Car and driver SUV Ratings

August 7, 2018

As a result, despite sharp steering, the Traverse didn’t deliver the responsive handling that characterized the best in the segment. Despite having the most powerful engine in the class, it felt sluggish, due to a since-abandoned transmission shift strategy that dumped unsuspecting drivers in fifth or sixth gear at school zone speeds. Further, it delivered the worst observed fuel mileage in its only comparison test appearance, where it finished fifth out of six. (The crossover class has moved further onward and upward, too, as that comparo’s winner finished third of three in its most recent showdown.) And unlike its Buick Enclave sister ship, the Traverse was finished inside with rude, hard-plastic surfaces and ill-fitting trim misaligned from dash to door panels.

Nip Here, Tuck There

For 2013, the Traverse gets a major face lift, and several of these problems are addressed. The clean-shaven liftgate of the 2012 Traverse has now been replaced with a more-conventional-looking rear hatch sporting a proper license-plate holder. Size and (unfortunately) weight have not changed, as most customers seem happy with the Traverse’s space and utility. But Chevy has upgraded the interior with a new soft-touch dashboard and door uppers.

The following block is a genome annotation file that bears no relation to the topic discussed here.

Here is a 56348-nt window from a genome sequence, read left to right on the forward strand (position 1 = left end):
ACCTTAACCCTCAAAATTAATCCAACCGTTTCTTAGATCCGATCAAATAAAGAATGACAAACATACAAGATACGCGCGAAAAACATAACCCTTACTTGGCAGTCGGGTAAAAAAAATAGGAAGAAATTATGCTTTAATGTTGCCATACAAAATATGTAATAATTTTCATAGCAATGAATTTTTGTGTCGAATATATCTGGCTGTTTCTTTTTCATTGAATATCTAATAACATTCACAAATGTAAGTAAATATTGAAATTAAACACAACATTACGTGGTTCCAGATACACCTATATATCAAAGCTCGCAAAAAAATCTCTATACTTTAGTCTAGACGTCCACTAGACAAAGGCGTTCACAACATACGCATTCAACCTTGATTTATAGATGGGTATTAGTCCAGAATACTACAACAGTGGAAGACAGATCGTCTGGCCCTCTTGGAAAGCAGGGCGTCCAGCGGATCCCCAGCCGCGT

The center dashboard stack is also new and includes a 6.5-inch LCD that can control the optional Chevy MyLink system, which brings connectivity with apps such as Pandora and Stitcher. The overall ambience is improved, although it’s still not exactly plush. Earnestness, however, has its rewards, including the relative simplicity of the controls, which are a clear alternative to the high-tech center stack in the current Ford Explorer.

One new safety feature for 2013 is the first front center side airbag in the business (it is also available on the other current Lambdas). The bag inflates from the inboard side of the driver’s seat to prevent the front-seat passengers from banging heads in the event of a side impact.

The direct-injection 3.6-liter V-6 remains unchanged for 2013. It develops either 281 hp and 266 lb-ft of torque with a single exhaust or 288 and 270 with duals. Why Chevy would bother with such a trivial choice is beyond us. But the engineers have reprogrammed the six-speed automatic so that it’s not so obsessed with finding sixth gear and staying there. On a drive through hilly freeways and back roads in northern California, the 2013 Traverse downshifted willingly and seamlessly when needed, although the V-6 remains coarse-sounding and less than refined at high revs. EPA fuel-economy ratings are within 1 mpg of most of the class competitors in both city and highway measures.


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